In the name of the Holy Life-Giving Undivided Trinity, Father, Son, and Holy Spirit, One God. Amen!
We believe in one God, creator of heaven and earth, of all things seen and unseen, known in three persons Father, Son and Holy Spirit, the homoousion and undivided Trinity.
We confess that which the Holy Nicene-Constantinopolitan Creed, the Symbol or collection of the Faith, professes.
As the Prophets saw, as the Apostles taught, as the Church received, as the teachers set dogmas, as the entire Church agreed, as Grace shined, as the Truth has been proven, as the falsehood has been expelled, as wisdom has been displayed, as Christ has awarded, so do we think and speak and preach. (Synodikon of the Seventh Ecumenical Council)
Our Holy Orthodox Church believes in the accepted dogmas of the Church established as Christ taught, as the Holy Scriptures recorded, as the Apostles, Saints, and Councils interpreted and handed down to us, as the Church always believed and in all places. This revelation of our Lord, God and Saviour Jesus Christ was preached by the Holy Apostles and confirmed by the Ecumenical Councils and sealed by the Ecumenical Councils.
We have no communion with any “church” that may call itself “Orthodox” but has lost its confession of faith through either ancient heresies or more newly appeared heresies which are in truth based on beliefs that the Church had already rejected and in particular we reject the heresies of Ecumenism, which denies the fullness of the Church of Christ in the Orthodox Church, and Sergianism, which desired to make the Church of Christ subject to God-less authorities, both of which spread through the so-called “Patriarchates’ of “World Orthodoxy” during these last times.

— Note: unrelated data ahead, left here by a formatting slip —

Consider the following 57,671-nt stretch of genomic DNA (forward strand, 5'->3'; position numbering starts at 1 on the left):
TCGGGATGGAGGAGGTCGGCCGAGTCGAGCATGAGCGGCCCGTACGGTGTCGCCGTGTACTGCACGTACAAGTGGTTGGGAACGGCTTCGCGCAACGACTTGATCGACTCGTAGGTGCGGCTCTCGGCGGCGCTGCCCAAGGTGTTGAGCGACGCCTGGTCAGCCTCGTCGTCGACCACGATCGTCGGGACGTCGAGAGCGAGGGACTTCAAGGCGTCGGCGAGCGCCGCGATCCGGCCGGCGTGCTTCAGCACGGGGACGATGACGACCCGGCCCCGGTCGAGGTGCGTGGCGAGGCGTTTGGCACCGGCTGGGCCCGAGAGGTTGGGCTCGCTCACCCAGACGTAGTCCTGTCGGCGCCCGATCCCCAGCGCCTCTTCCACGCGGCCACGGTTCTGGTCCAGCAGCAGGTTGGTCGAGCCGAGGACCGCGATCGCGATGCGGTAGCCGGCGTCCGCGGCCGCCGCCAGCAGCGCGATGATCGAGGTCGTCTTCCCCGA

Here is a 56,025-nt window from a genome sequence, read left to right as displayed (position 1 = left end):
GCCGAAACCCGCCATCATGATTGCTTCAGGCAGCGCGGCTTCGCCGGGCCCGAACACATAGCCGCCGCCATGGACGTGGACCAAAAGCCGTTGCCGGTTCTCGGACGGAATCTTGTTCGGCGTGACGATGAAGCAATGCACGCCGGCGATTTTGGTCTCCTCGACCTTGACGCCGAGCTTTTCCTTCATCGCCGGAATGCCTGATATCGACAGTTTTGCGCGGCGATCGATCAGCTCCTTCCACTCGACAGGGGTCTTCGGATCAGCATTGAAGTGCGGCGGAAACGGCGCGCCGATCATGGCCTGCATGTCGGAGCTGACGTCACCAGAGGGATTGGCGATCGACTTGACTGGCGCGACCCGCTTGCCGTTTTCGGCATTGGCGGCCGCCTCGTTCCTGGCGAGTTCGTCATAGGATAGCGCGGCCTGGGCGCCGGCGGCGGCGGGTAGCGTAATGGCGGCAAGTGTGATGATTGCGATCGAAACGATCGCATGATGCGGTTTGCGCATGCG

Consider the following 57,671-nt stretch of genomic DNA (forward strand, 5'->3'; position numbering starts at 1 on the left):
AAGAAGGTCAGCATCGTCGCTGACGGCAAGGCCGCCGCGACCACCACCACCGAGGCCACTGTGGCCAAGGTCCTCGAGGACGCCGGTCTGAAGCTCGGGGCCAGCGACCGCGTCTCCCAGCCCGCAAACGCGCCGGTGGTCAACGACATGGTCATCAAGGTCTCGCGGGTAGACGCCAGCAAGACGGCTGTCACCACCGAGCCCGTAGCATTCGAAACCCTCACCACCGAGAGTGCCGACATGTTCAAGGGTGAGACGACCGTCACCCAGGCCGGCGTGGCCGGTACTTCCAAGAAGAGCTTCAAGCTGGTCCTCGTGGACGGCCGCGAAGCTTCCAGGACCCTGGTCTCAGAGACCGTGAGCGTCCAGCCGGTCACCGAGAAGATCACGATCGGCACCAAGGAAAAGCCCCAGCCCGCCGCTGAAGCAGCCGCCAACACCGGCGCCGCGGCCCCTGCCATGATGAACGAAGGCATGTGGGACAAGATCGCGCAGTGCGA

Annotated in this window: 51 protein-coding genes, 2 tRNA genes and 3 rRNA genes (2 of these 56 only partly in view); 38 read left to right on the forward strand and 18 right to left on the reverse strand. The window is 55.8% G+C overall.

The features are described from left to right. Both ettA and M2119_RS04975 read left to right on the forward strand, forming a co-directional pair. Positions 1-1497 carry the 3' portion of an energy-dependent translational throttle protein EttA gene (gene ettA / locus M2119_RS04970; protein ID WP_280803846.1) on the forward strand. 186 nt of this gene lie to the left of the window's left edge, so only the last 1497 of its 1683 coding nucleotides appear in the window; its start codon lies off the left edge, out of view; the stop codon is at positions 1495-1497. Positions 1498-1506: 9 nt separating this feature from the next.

We reject the change of the Orthodox Church Calendar which was brought into some so-called “Orthodox Churches” in order to open the way for ecumenism (see the Encyclical of 1920 of the Patriarchate of Constantinople) and we adhere to the decisions of the local councils of 1583, 1593, and 1848 which reject this new church calendar.
We reject the heresy of name-worshipping, as did the synods of both Russia and Constantinople in 1913, which goes so far as to believe that “in the very sounds and the letters of the name of God the grace of God is present” (Apology, pg 188) or, which is essentially the same, that God is inseparably present in His name, which results finally in God being somehow subordinate or subject to man; and moreover, that we can consider Him to be somehow at the disposal of man. It is sufficient (even without faith or unconsciously) for a man to pronounce the name of God, and God is somehow obligated through His grace to be with this man and fulfil his desires.” (Decision of the Russian Synod, 1913)
We agree with the encyclical of the patriarchal synod of 1848 which states: